@ Alex Nelson: Thanks for the information Alex. I wonder …

Comment on Buffel inaction makes mockery of parks hype by Ian Sharp.

@ Alex Nelson: Thanks for the information Alex. I wonder if there is a suitable forage crop to replace buffel if we attack it with biological agents, one that is less able to invade our parks?
@ Jacob: Sounds good, but do we know for sure the caterpillar would do the job we want as well as we want? And given Centralian pastoralists were encouraged to sow buffel and given advice by government departments via Agnotes, would they have grounds to claim compensation? Would Territorians be prepared to pay an environmental levy to fund measures to protect biodiversity?

Ian Sharp Also Commented

Buffel inaction makes mockery of parks hype
Jacob, I appreciate your zeal but can’t support the idea, even in jest, of introducing a biological control without proper scientific investigation and trials.
Buffel is a useful tropical forage for many cattle producers in Australia and it would be downright nasty to put their production at risk – and likely counterproductive.
According to the Tropical Forages website, buffel is an extremely variable species, and many different cultivars have been developed around the globe. There are biological threats to it, including the seed caterpillar and a fungus known as buffel grass blight.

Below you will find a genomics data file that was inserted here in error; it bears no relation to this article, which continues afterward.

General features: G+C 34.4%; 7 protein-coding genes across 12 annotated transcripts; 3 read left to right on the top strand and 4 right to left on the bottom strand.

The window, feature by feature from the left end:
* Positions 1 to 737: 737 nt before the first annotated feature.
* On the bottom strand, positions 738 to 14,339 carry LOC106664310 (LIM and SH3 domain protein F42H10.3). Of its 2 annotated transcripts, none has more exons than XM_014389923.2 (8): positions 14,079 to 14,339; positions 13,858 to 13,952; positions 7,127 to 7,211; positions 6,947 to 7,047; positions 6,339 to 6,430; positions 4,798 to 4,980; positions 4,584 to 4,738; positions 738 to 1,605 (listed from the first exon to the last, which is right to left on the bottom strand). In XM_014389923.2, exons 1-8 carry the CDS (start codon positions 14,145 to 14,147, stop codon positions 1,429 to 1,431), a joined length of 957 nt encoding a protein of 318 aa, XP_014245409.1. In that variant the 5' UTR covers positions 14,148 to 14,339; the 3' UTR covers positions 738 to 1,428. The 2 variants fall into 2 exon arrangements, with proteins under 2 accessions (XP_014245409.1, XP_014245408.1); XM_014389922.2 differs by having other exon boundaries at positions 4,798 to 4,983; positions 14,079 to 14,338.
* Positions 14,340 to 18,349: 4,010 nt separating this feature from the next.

What I would like to see developed is an agent that could attack buffel grass in our parks, but not on our cattle stations. That would involve first researching the different strains of the grass that exist in Central Australia to see if there is potential for developing a control agent that can achieve this aim.
If not, is there a pasture grass that could replace buffel on the stations, but not be such a threat to our parks.
That would open up possibilities as well, but all this involves serious scientific research and trials. And therefore money, government spending.
How to get governments to prioritize this is another question … a few of us bleating on this website, and feeling superior at Steve’s expense is not achieving much.
What the next step is I am not sure, I am disheartened to read that CSIRO are retrenching locally-based scientists.
I am also always disheartened to see pictures and comments on Facebook after every local wet episode about how green the country is looking … when most of the pics posted are of buffel.
Perhaps the campaign needs to start with more local environmental awareness of the problem? Latzie at the Ecofairs, for instance, is preaching to the converted, and so far those converts don’t seem to be making much headway on majority opinion – hard for me to judge now that I am retired and living down south.
When I was teaching Year 12 Geography a few years ago, I did some whole class fieldwork on buffel, we didn’t have to go far, thriving crops of it on the disturbed ground just behind the stand of box trees and salt bush behind Centralian Senior College.
As a result many of the students did their individual research projects on buffel in locations near their homes, once they could identify buffel and other plants they could see it everywhere.